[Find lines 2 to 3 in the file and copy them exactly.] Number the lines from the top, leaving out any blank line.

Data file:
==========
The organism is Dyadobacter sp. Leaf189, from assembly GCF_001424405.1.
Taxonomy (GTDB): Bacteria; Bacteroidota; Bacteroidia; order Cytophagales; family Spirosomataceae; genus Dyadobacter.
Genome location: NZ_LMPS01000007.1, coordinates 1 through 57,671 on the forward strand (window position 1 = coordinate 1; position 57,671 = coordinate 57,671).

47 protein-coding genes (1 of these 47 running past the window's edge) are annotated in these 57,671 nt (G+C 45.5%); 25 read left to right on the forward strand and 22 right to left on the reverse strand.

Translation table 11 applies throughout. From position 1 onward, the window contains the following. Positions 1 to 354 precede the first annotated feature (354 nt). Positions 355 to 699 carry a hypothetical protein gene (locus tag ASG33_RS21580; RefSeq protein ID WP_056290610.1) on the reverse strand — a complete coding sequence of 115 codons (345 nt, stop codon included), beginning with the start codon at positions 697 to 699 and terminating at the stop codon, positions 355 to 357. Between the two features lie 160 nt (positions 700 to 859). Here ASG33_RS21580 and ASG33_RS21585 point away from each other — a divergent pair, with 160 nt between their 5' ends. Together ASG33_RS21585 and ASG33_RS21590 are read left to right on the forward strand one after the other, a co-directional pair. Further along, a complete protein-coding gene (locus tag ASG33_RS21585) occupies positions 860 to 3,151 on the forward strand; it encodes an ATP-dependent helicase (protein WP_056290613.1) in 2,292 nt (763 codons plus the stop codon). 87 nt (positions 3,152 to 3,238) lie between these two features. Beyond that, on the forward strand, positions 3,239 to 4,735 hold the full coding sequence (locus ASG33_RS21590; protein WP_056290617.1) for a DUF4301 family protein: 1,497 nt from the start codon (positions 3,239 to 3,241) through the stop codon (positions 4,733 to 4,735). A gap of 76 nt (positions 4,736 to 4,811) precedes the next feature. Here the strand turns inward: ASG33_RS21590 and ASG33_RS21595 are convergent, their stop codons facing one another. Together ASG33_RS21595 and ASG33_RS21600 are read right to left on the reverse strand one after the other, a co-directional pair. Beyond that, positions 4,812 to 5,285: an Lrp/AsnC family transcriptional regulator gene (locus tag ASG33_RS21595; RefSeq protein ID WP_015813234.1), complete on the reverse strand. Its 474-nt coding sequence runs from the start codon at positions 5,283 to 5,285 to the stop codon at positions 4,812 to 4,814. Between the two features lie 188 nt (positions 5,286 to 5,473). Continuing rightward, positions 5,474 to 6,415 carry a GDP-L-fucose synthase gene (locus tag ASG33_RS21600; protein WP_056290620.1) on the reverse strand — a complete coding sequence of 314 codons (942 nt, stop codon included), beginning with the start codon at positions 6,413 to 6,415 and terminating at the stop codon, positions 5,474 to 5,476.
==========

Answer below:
Taxonomy (GTDB): Bacteria; Bacteroidota; Bacteroidia; order Cytophagales; family Spirosomataceae; genus Dyadobacter.
Genome location: NZ_LMPS01000007.1, coordinates 1 through 57,671 on the forward strand (window position 1 = coordinate 1; position 57,671 = coordinate 57,671).